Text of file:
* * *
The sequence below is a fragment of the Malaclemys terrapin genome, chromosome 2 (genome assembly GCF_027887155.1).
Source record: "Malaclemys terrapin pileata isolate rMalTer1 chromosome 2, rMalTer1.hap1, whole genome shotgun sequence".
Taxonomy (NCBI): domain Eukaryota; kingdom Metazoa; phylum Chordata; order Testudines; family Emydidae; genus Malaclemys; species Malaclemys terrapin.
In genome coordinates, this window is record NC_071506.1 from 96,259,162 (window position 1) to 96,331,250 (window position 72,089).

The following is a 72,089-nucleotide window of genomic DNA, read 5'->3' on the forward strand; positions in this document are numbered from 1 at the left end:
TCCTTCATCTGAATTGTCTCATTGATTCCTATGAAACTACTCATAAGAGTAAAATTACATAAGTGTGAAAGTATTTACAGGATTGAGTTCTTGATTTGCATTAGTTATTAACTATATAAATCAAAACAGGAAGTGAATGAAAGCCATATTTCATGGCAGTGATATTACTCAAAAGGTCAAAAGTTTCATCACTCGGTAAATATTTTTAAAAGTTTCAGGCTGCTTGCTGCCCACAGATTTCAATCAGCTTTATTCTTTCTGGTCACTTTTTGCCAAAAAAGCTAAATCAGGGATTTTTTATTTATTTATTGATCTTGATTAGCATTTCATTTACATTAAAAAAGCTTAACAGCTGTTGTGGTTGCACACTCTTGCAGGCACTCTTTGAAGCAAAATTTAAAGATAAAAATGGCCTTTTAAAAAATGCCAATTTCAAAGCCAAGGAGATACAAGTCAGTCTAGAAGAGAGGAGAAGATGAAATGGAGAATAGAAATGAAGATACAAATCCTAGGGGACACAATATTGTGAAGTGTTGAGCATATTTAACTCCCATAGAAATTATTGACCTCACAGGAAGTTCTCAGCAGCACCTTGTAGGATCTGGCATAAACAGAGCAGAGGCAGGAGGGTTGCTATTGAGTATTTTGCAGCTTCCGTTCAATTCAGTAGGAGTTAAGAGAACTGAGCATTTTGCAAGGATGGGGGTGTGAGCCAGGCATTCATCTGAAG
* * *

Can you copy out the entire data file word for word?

The sequence below is a fragment of the Malaclemys terrapin genome, chromosome 2 (genome assembly GCF_027887155.1).
Source record: "Malaclemys terrapin pileata isolate rMalTer1 chromosome 2, rMalTer1.hap1, whole genome shotgun sequence".
Taxonomy (NCBI): domain Eukaryota; kingdom Metazoa; phylum Chordata; order Testudines; family Emydidae; genus Malaclemys; species Malaclemys terrapin.
In genome coordinates, this window is record NC_071506.1 from 96,259,162 (window position 1) to 96,331,250 (window position 72,089).

The following is a 72,089-nucleotide window of genomic DNA, read 5'->3' on the forward strand; positions in this document are numbered from 1 at the left end:
TCCTTCATCTGAATTGTCTCATTGATTCCTATGAAACTACTCATAAGAGTAAAATTACATAAGTGTGAAAGTATTTACAGGATTGAGTTCTTGATTTGCATTAGTTATTAACTATATAAATCAAAACAGGAAGTGAATGAAAGCCATATTTCATGGCAGTGATATTACTCAAAAGGTCAAAAGTTTCATCACTCGGTAAATATTTTTAAAAGTTTCAGGCTGCTTGCTGCCCACAGATTTCAATCAGCTTTATTCTTTCTGGTCACTTTTTGCCAAAAAAGCTAAATCAGGGATTTTTTATTTATTTATTGATCTTGATTAGCATTTCATTTACATTAAAAAAGCTTAACAGCTGTTGTGGTTGCACACTCTTGCAGGCACTCTTTGAAGCAAAATTTAAAGATAAAAATGGCCTTTTAAAAAATGCCAATTTCAAAGCCAAGGAGATACAAGTCAGTCTAGAAGAGAGGAGAAGATGAAATGGAGAATAGAAATGAAGATACAAATCCTAGGGGACACAATATTGTGAAGTGTTGAGCATATTTAACTCCCATAGAAATTATTGACCTCACAGGAAGTTCTCAGCAGCACCTTGTAGGATCTGGCATAAACAGAGCAGAGGCAGGAGGGTTGCTATTGAGTATTTTGCAGCTTCCGTTCAATTCAGTAGGAGTTAAGAGAACTGAGCATTTTGCAAGGATGGGGGTGTGAGCCAGGCATTCATCTGAAG